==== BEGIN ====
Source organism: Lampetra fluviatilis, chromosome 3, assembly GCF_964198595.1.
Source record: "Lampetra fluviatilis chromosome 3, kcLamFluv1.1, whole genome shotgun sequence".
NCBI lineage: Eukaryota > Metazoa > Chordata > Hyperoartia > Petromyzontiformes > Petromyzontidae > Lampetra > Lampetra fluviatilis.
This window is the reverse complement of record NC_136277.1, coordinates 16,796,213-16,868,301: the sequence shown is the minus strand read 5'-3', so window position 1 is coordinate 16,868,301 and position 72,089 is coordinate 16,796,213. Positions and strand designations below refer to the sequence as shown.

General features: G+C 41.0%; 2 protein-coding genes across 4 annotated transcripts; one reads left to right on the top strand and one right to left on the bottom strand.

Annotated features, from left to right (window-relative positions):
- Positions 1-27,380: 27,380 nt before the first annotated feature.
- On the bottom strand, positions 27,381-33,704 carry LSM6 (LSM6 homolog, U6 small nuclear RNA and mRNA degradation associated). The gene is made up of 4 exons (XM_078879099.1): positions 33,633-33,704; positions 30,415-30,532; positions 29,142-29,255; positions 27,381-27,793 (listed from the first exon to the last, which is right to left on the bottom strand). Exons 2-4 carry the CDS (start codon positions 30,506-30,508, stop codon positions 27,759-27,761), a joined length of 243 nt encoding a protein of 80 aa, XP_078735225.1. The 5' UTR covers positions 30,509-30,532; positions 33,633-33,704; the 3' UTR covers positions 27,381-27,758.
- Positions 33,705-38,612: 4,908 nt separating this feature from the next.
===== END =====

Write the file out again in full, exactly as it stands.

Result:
Source organism: Lampetra fluviatilis, chromosome 3, assembly GCF_964198595.1.
Source record: "Lampetra fluviatilis chromosome 3, kcLamFluv1.1, whole genome shotgun sequence".
NCBI lineage: Eukaryota > Metazoa > Chordata > Hyperoartia > Petromyzontiformes > Petromyzontidae > Lampetra > Lampetra fluviatilis.
This window is the reverse complement of record NC_136277.1, coordinates 16,796,213-16,868,301: the sequence shown is the minus strand read 5'-3', so window position 1 is coordinate 16,868,301 and position 72,089 is coordinate 16,796,213. Positions and strand designations below refer to the sequence as shown.

General features: G+C 41.0%; 2 protein-coding genes across 4 annotated transcripts; one reads left to right on the top strand and one right to left on the bottom strand.

Annotated features, from left to right (window-relative positions):
- Positions 1-27,380: 27,380 nt before the first annotated feature.
- On the bottom strand, positions 27,381-33,704 carry LSM6 (LSM6 homolog, U6 small nuclear RNA and mRNA degradation associated). The gene is made up of 4 exons (XM_078879099.1): positions 33,633-33,704; positions 30,415-30,532; positions 29,142-29,255; positions 27,381-27,793 (listed from the first exon to the last, which is right to left on the bottom strand). Exons 2-4 carry the CDS (start codon positions 30,506-30,508, stop codon positions 27,759-27,761), a joined length of 243 nt encoding a protein of 80 aa, XP_078735225.1. The 5' UTR covers positions 30,509-30,532; positions 33,633-33,704; the 3' UTR covers positions 27,381-27,758.
- Positions 33,705-38,612: 4,908 nt separating this feature from the next.